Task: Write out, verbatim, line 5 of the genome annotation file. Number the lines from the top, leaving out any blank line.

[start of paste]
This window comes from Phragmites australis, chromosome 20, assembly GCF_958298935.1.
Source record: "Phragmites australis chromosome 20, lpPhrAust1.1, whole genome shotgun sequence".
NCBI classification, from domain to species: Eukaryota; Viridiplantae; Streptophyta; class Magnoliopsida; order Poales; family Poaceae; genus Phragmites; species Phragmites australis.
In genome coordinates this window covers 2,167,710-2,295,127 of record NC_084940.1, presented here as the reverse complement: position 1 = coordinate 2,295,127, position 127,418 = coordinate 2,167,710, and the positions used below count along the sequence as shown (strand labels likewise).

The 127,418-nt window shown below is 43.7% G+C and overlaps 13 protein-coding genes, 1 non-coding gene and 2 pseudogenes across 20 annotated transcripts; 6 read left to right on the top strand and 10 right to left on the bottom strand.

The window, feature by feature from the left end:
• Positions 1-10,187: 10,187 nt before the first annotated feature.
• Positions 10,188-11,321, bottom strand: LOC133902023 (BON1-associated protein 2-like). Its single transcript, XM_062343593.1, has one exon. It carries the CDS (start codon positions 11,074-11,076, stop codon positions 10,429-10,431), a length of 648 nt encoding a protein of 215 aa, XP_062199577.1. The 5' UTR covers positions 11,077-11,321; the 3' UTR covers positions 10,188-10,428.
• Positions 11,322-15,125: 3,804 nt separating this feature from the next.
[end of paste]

The 127,418-nt window shown below is 43.7% G+C and overlaps 13 protein-coding genes, 1 non-coding gene and 2 pseudogenes across 20 annotated transcripts; 6 read left to right on the top strand and 10 right to left on the bottom strand.